Transformer Adequate?

Hi All,
I am in the processing of planning to build a house and am on an extremely tight budget. Around here (Las Vegas, NV) if you're connecting up
to the electrical grid and your closest source of power is not adequate they charge you to upgrade the transformer and that can be quite costly I've been told by my contractor (He said figure 10k extra). I've been down to the electric company and they are about as unhelpful as could be. They gave me a printout of my closest source, but refuse to comment on if the transformer is at capacity until they get full architectural drawings and electrical load calculations.
Now, I know that this entire area is on natural gas for heating and probably most stoves. I am building a house that I know will require 200A service and I am sure most of the homes in the area are 200A service also given their size. I can see the transformer that would be feeding my property (my property has a handhold to a particular transformer) is a 75 KVA transformer that I can also see is already serving 6 other homes. I'm trying to figure out if having 7 homes on the transformer would overload it. I'm pretty confused though because isn't 200A service 48KVA (200Ax240V)? How can they have 6 homes hooked up to one 75KVA transformer already? or am I completely missing something?
I've put up a single page PDF of the document they gave me if that could help?? It is http://www.vegascomputer.com/nevadapower2.pdf
-Jeff
Add pictures here
<% if( /^image/.test(type) ){ %>
<% } %>
<%-name%>
Add image file
Upload
Jeff Smith wrote:

6 on a 75 is pretty well loaded loaded already first service 100% 2-5 at 75% 6-? at 50% or something like that but then again its the utility and they will end up feeding you with whatever on a #6 triplex anyway. (well T.O. Hydro would). they report to no inspecters
Add pictures here
<% if( /^image/.test(type) ){ %>
<% } %>
<%-name%>
Add image file
Upload

6 on a 75kVA is not that loaded. The average residence has a load of around 3kW to 5kW. With diversity, the effective load is even less (when adding multiple services together). Without knowing their planning standards I can't say how many services they allow on each transformer. Unless voltage sags (from HVAC equipment) become a problem, I can't imagine that they would serve fewer than 8 or 10 homes (with 200A services) from a 75kVA transformer. Now, if some of those homes are monsters with 600A services, that changes things.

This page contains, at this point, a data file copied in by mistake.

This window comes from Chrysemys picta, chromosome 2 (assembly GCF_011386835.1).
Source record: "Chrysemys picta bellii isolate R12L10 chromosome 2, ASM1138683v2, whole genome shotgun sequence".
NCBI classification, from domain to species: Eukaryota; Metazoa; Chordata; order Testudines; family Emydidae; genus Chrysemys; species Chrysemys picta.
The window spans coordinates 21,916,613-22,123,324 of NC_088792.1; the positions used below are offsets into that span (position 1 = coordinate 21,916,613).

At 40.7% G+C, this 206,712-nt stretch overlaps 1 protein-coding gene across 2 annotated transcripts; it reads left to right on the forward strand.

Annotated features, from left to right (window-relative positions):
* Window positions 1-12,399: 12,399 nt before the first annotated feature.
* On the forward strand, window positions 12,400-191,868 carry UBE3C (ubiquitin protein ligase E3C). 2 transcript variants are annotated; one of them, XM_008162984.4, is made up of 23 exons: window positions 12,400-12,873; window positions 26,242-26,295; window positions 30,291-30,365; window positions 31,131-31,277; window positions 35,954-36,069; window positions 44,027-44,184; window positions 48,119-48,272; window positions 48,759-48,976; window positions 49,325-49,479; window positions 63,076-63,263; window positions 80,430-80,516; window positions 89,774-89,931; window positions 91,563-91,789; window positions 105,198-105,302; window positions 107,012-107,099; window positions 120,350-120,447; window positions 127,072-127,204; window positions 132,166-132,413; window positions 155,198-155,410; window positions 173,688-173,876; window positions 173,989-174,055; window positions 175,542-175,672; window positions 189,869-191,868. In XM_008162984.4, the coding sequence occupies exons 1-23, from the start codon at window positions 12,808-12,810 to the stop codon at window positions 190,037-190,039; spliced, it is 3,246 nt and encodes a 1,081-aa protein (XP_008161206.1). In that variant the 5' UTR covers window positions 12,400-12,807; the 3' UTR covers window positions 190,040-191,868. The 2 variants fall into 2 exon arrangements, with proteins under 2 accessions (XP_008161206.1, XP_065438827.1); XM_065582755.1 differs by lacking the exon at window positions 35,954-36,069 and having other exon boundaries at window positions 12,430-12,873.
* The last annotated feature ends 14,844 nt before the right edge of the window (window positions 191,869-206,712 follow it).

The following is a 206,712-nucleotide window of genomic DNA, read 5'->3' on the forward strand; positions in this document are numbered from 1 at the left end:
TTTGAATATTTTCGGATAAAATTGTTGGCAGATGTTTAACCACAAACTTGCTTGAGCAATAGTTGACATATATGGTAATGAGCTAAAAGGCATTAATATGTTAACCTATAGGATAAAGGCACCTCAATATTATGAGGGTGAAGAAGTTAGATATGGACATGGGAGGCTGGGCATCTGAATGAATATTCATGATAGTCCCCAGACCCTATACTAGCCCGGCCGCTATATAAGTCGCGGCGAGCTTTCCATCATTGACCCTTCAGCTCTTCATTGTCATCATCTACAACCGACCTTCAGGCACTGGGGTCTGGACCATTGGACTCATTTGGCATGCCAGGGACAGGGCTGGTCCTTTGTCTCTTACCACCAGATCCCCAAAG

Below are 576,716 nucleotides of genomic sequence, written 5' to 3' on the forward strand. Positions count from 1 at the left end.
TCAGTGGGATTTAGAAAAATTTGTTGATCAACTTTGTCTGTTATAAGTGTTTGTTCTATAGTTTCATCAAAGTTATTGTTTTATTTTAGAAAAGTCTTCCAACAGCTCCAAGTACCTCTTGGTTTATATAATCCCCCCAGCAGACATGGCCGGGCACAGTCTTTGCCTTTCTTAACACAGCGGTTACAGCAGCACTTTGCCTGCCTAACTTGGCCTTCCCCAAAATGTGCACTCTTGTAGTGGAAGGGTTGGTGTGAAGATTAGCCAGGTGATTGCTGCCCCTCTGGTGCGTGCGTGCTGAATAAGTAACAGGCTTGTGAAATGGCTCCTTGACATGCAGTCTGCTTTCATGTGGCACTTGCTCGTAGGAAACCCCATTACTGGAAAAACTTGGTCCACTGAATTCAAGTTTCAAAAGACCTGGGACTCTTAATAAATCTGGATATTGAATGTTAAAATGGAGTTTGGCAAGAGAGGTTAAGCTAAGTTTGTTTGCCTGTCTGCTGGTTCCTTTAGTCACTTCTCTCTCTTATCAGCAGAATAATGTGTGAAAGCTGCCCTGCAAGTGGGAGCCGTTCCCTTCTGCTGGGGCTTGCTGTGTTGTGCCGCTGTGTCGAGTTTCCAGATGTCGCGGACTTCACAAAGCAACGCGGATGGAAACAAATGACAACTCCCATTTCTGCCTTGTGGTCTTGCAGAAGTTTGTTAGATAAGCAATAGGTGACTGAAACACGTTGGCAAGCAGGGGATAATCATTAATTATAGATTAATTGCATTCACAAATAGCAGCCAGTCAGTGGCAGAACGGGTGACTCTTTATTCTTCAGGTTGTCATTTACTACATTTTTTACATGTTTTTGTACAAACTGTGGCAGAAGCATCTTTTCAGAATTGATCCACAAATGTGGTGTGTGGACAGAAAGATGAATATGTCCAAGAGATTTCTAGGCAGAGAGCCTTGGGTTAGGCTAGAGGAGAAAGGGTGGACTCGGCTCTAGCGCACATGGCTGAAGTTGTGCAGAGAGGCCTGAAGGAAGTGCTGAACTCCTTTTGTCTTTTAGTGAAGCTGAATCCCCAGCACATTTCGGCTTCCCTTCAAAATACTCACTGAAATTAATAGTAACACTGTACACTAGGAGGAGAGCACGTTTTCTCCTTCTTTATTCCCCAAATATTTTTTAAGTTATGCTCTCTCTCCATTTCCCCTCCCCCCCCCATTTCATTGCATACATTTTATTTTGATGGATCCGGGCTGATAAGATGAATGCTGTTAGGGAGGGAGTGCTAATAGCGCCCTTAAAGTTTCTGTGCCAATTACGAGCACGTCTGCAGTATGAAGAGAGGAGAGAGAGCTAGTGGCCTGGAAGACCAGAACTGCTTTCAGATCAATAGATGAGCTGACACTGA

Charles Perry P.E.
Add pictures here
<% if( /^image/.test(type) ){ %>
<% } %>
<%-name%>
Add image file
Upload
Charles Perry wrote:

so if i was to consult you for an exorbitant fee you would recomend at least 8 20 kw electric residential heating loads on a 75 kVA maybe 10 in January. 600 amps residental even single phase you figure this one out back to your trains, engineer
Add pictures here
<% if( /^image/.test(type) ){ %>
<% } %>
<%-name%>
Add image file
Upload
wrote:
| 6 on a 75kVA is not that loaded. The average residence has a load of around | 3kW to 5kW. With diversity, the effective load is even less (when adding | multiple services together). Without knowing their planning standards I | can't say how many services they allow on each transformer. Unless voltage | sags (from HVAC equipment) become a problem, I can't imagine that they would | serve fewer than 8 or 10 homes (with 200A services) from a 75kVA | transformer. Now, if some of those homes are monsters with 600A services, | that changes things. | | Charles Perry P.E.
A home that can't do with 400A (even assume 320A continuous) and needs to go with 600A has some serious energy issues. Maybe they will be running 160A of heating and 320A of cooling concurrently?
--
-----------------------------------------------------------------------------
| Phil Howard KA9WGN | http://linuxhomepage.com/ http://ham.org/ |
  Click to see the full signature.
Add pictures here
<% if( /^image/.test(type) ){ %>
<% } %>
<%-name%>
Add image file
Upload
wrote:

You need to think a little more about how NEC recommends sizing things. Just because the NEC might require you to install a 400A or larger service, does not mean you will ever get anywhere close to that figure. Have you ever seen a 200A service running close to its rating? I haven't.
Charles Perry P.E.
Add pictures here
<% if( /^image/.test(type) ){ %>
<% } %>
<%-name%>
Add image file
Upload

When transformers are installed, the electrical company figures that not every customer will be running at there peak load at the same time, for a particular time period. So they put in a power rating that is suitable for this type of loading. Through meter reading reports, the electrical company can keep track of customer loading and can make plans for upgrade. But they probably won't do this until a customer complains about voltage problems due to another customer running his or her appliances. If only your voltage is having problems, then it is possible that you are on the end of a secondary main or have a small service wire. The company will probably make sure that there service wire is of the proper size. If that doesn't work, then they will start to consider an upgrade. That will probably be the last resort unfortunately.